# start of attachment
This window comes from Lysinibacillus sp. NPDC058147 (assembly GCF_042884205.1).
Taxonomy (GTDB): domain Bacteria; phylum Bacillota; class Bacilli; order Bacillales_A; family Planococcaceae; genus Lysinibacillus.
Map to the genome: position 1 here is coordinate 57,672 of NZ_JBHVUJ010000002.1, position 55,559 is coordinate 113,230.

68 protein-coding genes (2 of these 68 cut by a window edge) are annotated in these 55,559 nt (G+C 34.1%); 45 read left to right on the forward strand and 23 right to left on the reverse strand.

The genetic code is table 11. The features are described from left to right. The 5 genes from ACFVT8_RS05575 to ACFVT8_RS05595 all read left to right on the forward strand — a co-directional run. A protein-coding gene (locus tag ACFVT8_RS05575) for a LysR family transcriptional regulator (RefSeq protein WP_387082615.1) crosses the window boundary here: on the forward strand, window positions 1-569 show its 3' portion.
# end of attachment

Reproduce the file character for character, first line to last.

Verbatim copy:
This window comes from Lysinibacillus sp. NPDC058147 (assembly GCF_042884205.1).
Taxonomy (GTDB): domain Bacteria; phylum Bacillota; class Bacilli; order Bacillales_A; family Planococcaceae; genus Lysinibacillus.
Map to the genome: position 1 here is coordinate 57,672 of NZ_JBHVUJ010000002.1, position 55,559 is coordinate 113,230.

68 protein-coding genes (2 of these 68 cut by a window edge) are annotated in these 55,559 nt (G+C 34.1%); 45 read left to right on the forward strand and 23 right to left on the reverse strand.

The genetic code is table 11. The features are described from left to right. The 5 genes from ACFVT8_RS05575 to ACFVT8_RS05595 all read left to right on the forward strand — a co-directional run. A protein-coding gene (locus tag ACFVT8_RS05575) for a LysR family transcriptional regulator (RefSeq protein WP_387082615.1) crosses the window boundary here: on the forward strand, window positions 1-569 show its 3' portion.